Here are 9 do’s and don’ts for successful business networking

Ed Molyneux gives his top tips for face-to-face networking, in order to help your business flourish.

With digital technology becoming an increasingly important part of running a small business, it’s tempting to think that old school working practices are becoming a little outdated. And that’s especially true when it comes to business networking.

Social media and digital business forums have fuelled the growth of online networking to the point where old-fashioned ‘face-to-face’ methods like breakfast networking groups and business speed-dating events seem slightly archaic. But in-person networking is actually something that you should avoid at your peril, as it can help expand your reach far beyond your close circle of customers and supporters and, in turn, give a huge boost to your business.

However, if you’re the type of business owner who cringes at the thought of face-to-face business networking, how can you learn to love (or at least tolerate) it?

Business networking do’s

• If you’re standing on your own in a room full of strangers feeling nervous, think about how you would feel if someone came and introduced themselves to you – pretty relieved, right? So pluck up some courage, look around the room and you are guaranteed to spot plenty of people in exactly the same position.
• Have an ‘elevator pitch’ in place – but be very careful not to be too rehearsed or you’ll sound insincere. Use it only as a guide to quickly and effectively explain what your business does and what opportunities/partnerships you are looking for.
• Have plenty of business cards on you, but more importantly, make sure you collect other people’s. It is often a good idea to offer your card during a conversation, that way the other person either feels compelled to offer you theirs, or it will at least give you the lead in to ask if it is not forthcoming.
• Make sure you follow up quickly after the event – a quick email to say ‘nice to meet you’ or even better – send a LinkedIn invite and build your network of contacts at the same time.
• In the longer term, it might be a good idea to add them to a CRM system such as Capsule so you can keep in regular contact via update newsletters or just set reminders to say ‘hi!’ every few months.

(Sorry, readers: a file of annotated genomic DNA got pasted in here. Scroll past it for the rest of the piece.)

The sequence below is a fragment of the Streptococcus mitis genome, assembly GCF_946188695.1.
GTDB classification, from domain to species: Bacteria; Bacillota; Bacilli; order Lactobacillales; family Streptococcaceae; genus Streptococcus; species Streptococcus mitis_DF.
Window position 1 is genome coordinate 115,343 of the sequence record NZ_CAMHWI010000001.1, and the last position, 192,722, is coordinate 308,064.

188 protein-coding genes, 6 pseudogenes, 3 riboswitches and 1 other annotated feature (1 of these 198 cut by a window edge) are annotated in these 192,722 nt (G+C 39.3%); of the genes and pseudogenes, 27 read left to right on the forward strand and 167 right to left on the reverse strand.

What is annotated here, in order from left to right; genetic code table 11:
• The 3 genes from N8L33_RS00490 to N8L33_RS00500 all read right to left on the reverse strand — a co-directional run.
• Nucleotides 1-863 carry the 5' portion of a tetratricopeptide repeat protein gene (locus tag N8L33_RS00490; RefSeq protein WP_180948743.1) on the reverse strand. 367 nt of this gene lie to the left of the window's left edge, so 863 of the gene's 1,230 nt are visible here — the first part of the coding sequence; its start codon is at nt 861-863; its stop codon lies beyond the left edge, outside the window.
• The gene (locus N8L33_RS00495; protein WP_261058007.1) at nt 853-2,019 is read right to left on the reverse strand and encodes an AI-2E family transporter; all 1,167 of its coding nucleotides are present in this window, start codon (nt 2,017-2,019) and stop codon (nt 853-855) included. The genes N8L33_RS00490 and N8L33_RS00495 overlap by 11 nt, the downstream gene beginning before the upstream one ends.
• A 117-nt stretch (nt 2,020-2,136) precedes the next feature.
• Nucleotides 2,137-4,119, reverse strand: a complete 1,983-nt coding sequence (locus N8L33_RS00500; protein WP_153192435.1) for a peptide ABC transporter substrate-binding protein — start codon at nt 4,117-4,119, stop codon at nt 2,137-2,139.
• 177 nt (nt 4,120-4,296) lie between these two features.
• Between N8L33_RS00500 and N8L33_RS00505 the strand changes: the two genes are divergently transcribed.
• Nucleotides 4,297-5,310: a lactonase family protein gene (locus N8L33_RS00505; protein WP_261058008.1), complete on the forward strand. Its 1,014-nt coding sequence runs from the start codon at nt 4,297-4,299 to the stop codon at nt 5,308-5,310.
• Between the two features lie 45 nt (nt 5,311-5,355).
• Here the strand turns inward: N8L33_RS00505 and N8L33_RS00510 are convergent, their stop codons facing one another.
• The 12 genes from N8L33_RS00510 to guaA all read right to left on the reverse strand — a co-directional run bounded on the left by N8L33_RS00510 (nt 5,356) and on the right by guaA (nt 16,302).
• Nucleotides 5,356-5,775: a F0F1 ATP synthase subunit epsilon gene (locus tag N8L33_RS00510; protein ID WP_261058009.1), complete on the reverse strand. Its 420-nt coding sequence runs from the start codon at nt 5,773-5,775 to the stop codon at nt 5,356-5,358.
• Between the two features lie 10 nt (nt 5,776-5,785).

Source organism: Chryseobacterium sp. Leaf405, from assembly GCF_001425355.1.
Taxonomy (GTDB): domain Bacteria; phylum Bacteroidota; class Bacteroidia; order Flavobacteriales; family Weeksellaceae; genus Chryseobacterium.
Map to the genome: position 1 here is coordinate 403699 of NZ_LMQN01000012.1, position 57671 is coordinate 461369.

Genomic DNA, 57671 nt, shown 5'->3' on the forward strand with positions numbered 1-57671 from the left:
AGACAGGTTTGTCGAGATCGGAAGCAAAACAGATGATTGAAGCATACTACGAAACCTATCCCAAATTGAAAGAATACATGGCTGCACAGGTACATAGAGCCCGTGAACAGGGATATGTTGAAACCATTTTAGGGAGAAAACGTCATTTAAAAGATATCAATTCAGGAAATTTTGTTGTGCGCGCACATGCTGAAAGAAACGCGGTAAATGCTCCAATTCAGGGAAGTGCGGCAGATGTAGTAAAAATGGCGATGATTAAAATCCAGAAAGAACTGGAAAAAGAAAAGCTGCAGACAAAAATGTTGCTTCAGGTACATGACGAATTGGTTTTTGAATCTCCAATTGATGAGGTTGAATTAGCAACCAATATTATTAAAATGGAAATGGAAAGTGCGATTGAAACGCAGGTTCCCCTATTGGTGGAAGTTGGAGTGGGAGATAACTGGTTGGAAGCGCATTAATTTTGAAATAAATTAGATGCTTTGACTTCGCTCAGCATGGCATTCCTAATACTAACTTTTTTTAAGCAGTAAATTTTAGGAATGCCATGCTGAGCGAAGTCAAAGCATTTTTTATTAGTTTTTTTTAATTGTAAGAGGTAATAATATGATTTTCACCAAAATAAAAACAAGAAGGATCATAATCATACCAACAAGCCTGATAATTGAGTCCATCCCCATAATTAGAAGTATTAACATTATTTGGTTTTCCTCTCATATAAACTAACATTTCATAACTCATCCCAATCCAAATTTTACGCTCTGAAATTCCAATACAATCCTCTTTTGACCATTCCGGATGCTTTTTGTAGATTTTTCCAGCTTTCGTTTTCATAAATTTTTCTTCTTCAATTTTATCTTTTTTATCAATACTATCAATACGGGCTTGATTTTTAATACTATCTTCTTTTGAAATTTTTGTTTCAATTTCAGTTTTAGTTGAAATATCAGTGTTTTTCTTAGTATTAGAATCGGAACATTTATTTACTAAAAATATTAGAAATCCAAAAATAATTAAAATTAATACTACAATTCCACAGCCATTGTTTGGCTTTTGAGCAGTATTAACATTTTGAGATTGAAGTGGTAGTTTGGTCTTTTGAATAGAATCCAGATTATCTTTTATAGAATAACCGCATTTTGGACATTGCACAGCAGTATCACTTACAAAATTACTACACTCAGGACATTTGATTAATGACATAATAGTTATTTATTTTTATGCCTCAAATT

Business networking don’ts

• Butting into existing conversations is the worst of networking faux pas. There is nothing worse than someone jumping in with a big ‘hi!’ when you are mid-conversation in a useful discussion – don’t do it!
• Even if you are really enjoying a conversation with someone, don’t hog them for too long or you could end up missing lots of other potential contacts in the room (or making them miss some). The best way to network is establish a mutual interest, make the connection (exchange cards) and arrange to follow up over a coffee or phone call away from the event at a later date.
• Don’t do all the talking! You can gain a lot more information and assess a potential partnership/opportunity by listening to what is being said.
• Don’t waste time stuck talking to someone you have no common ground with. Don’t be afraid to step away from the conversation. You should do it tactfully and politely – perhaps introduce someone else in the conversation and step out – but be decisive.

And one final note on business networking: remember, you aren’t just selling to the people in the room. Every single person at a networking event is likely to have their own personal network. Make a good impression using the tips above and they may be happy to introduce you to people outside of the room who could bring new opportunities to your business – that’s what networking is all about!

Ed Molyneux is CEO and co-founder of FreeAgent.

See also: Seven ways business networking is like online dating

Ed Molyneux

Rosetta Moen

Ed Molyneux is CEO and co-founder of FreeAgent, an accounting software company.

Related Topics

Small Business Networking

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